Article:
A 19-year-old chess grandmaster is seeking $100 million in a federal lawsuit alleging a rival chess player and others destroyed his career with false accusations of cheating, elevating a controversy that has roiled the chess world since September.
Hans Niemann filed the lawsuit Thursday in U.S. District Court in St. Louis against chess world champion Magnus Carlsen, who has suggested Niemann cheated during his upset win over Carlsen at the Sinquefield Cup tournament in St. Louis.
Niemann is seeking damages from Carlsen; Carlsen’s company Play Magnus Group; online chess site Chess.com; Hikaru Nakamura, an American grandmaster who is an influential streaming partner on Chess.com; and Chess.com executive Danny Rensch.
It alleges the defendants worked together to defame and libel Niemann after his Sinquefield Cup win.
“Despite the falsity of the Defendants’ accusations, Defendants’ malicious defamation and unlawful collusion has, by design, destroyed Niemann’s remarkable career in its prime and ruined his life,” according to the lawsuit.
Niemann says tournaments have banned him, matches have been canceled and reputable chess schools won’t hire him over the false accusations.
The lawsuit contends Carlsen is seeking to preserve his status as the “King of Chess” and to complete a deal with Chess.com to acquire Play Magnus for nearly $83 million.
Carlsen — a 31-year-old world champion who is generally considered one of the greatest chess players ever — has not commented on his social media posts about the the lawsuit. His manager, Henrik Carlsen, did not immediately respond Friday to a request for comment.
Attorneys Nima Mohebbi and Jamie Wine said in a statement posted on Chess.com’s website that Niemann’s lawsuit will hurt the game of chess, its players and its fans.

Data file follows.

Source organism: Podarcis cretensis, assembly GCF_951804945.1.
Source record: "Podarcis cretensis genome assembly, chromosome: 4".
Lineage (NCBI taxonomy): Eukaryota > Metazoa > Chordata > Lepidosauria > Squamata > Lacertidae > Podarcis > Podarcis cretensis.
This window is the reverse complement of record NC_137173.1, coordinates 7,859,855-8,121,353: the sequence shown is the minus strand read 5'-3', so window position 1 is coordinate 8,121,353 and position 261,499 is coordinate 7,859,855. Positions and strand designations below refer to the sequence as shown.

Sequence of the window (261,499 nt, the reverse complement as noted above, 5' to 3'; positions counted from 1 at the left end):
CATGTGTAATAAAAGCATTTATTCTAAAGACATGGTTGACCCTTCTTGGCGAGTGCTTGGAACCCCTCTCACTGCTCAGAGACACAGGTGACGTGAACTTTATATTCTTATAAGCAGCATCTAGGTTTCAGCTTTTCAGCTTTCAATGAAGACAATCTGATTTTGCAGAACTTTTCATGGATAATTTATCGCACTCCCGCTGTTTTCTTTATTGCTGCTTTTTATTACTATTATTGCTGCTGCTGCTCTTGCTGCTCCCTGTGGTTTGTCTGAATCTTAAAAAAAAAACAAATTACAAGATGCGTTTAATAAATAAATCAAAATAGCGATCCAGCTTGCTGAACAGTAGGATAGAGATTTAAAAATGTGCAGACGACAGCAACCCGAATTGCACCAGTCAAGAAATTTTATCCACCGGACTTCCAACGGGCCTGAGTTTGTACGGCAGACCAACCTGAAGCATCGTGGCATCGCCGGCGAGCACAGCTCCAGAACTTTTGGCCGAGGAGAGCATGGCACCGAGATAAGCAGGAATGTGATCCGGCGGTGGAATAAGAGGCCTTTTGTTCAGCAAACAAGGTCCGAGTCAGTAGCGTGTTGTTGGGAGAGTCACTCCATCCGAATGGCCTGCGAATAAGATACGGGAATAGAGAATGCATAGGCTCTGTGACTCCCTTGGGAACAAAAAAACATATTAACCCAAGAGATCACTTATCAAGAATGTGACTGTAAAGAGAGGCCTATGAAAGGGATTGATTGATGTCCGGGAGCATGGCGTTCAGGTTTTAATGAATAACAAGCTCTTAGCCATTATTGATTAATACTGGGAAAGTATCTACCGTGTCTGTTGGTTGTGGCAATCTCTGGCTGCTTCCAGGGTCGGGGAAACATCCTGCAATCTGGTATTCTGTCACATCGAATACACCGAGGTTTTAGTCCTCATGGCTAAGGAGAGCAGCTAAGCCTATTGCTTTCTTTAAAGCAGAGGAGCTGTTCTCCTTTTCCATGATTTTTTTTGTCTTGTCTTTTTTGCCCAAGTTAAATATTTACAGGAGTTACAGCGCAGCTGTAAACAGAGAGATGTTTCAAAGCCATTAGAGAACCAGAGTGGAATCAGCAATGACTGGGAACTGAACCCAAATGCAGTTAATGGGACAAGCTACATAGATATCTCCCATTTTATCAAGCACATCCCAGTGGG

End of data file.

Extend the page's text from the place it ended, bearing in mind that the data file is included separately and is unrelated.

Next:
“There is no merit to Hans’ allegations, and Chess.com looks forward to setting the record straight on behalf of its team and all honest chess players,” according to the statement.
After Niemann’s surprise win over Carlsen in the Sinquefield Cup, Carlsen abruptly withdrew from the tournament and a week later stopped playing after making only one move against Niemann at the Julius Baer Generation Cup.
Niemann has previously admitted to cheating when playing online chess when he was 12 and 16, but has denied cheating since then and said he never cheated during in-person matches.
On Sept. 26, Carlsen said in a statement on Twitter that he believed Niemann “has cheated more — and more recently — than he has publicly admitted.”
But Carlsen offered no evidence of Niemann cheating. The lawsuit contends several independent sources and experts found no evidence that Niemann cheated in any of his games against Carlsen, including at the Sinquefield Cup.
In a statement published in September, the president of the International Chess Federation, Arkady Dvorkovich, said the governing body shared Carlsen’s “deep concerns about the damage that cheating brings to chess” and is prepared to investigate incidents “when the adequate initial proof is provided.”